An old service station building sits on a prominent corner on Monticello’s main thoroughfare.
It was empty, unused and nothing but an eyesore for years.
It sits across a side street from the town post office and diagonally across from
our beautiful 1831-33 historic Wirick-Simmons House.
Travelers who passed through town going north or south couldn’t help but see this derelict building and everyone who spent even a short time shopping in the interesting shops in town couldn’t miss seeing it. A couple of earlier businesses tried to develop a following in the building, but the footprint of the structure was not suitable and they were not successful. Later, Monticello’s own “Wag the Dog” thrift shop used this building to become so large and successful they were required to move to a larger store, leaving the building vacant again.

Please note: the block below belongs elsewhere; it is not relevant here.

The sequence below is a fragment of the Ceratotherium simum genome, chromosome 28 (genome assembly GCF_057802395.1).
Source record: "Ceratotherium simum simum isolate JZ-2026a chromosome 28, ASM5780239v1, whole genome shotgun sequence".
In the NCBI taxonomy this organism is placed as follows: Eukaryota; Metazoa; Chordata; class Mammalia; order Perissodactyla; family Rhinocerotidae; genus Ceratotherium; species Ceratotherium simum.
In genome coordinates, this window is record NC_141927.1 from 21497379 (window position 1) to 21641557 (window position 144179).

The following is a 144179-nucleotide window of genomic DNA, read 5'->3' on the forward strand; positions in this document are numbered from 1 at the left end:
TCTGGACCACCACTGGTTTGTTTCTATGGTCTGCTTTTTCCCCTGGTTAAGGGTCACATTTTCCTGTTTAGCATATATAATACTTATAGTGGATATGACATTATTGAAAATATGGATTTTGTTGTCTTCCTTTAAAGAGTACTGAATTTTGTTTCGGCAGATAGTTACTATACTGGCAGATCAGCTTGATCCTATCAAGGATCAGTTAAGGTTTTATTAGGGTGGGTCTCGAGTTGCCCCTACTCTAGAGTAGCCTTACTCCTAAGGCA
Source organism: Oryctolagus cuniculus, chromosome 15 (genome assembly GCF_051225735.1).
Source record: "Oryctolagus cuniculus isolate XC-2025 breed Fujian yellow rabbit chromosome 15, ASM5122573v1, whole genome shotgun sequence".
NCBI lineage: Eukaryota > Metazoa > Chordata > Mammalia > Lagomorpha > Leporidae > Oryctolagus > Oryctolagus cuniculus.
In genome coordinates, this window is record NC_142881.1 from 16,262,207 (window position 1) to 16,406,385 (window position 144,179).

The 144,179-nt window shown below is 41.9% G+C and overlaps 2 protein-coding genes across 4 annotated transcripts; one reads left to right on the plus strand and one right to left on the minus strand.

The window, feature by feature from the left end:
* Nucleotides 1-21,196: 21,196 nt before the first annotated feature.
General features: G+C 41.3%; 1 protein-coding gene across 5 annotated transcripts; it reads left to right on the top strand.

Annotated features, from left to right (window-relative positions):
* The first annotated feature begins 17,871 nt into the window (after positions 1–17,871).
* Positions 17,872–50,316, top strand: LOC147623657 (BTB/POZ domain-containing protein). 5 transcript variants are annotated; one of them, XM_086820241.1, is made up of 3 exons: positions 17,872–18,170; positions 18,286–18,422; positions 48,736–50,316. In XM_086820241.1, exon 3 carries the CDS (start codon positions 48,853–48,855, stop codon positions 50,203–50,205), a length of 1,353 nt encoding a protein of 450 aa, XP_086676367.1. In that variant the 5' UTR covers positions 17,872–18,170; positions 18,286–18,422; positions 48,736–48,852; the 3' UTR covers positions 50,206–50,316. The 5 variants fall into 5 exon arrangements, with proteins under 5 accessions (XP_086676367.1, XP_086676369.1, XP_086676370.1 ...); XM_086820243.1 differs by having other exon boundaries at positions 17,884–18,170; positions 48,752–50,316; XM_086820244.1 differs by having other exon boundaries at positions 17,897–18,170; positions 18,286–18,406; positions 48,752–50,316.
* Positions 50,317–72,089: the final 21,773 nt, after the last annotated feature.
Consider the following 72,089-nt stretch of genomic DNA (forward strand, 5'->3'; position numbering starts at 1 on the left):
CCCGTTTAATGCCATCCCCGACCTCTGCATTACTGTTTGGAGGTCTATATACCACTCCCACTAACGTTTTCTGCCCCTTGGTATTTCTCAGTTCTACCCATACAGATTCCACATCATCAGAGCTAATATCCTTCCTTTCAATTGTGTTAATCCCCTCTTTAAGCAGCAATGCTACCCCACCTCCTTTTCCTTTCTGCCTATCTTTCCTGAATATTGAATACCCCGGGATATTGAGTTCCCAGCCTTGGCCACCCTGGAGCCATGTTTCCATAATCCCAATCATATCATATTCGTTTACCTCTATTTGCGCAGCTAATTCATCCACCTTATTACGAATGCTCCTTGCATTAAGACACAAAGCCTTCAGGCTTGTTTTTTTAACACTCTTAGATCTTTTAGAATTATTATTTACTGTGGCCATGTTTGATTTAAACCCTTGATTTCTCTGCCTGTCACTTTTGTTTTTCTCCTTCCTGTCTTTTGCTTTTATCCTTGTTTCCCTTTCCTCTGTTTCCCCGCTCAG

The old service station is not large enough for most retail operations, but Bachman, a ceramic artist and his talented wife, envisioned the old building as an ideal studio and retail outlet with room for his art classes. Using the unique structure of the front roof that juts out to cover pumping gas in a car, (remember when that really happened?) as a “front porch” Mr. Bachman (I think his wife Corin helped with this) created a welcoming storefront with exceptional “curb appeal” that even has its own parking spot.
The store seems to be attracting customers and bringing this old building to life again.
This “front porch” area and the platform that once held gas pumps is now an inviting display area for his wonderful ceramics and interesting antiques and collectables. Mr. Bachman changes the “out front display” frequently to attract the attention of customers.
Beginning with a building with a difficult footprint, small square footage, compounded by years of neglect, this rehabilitation and re-purposing is surprisingly successful. Using mainly paint and ingenuity this artist/merchant created an attractive and useful contribution to Monticello’s retail area.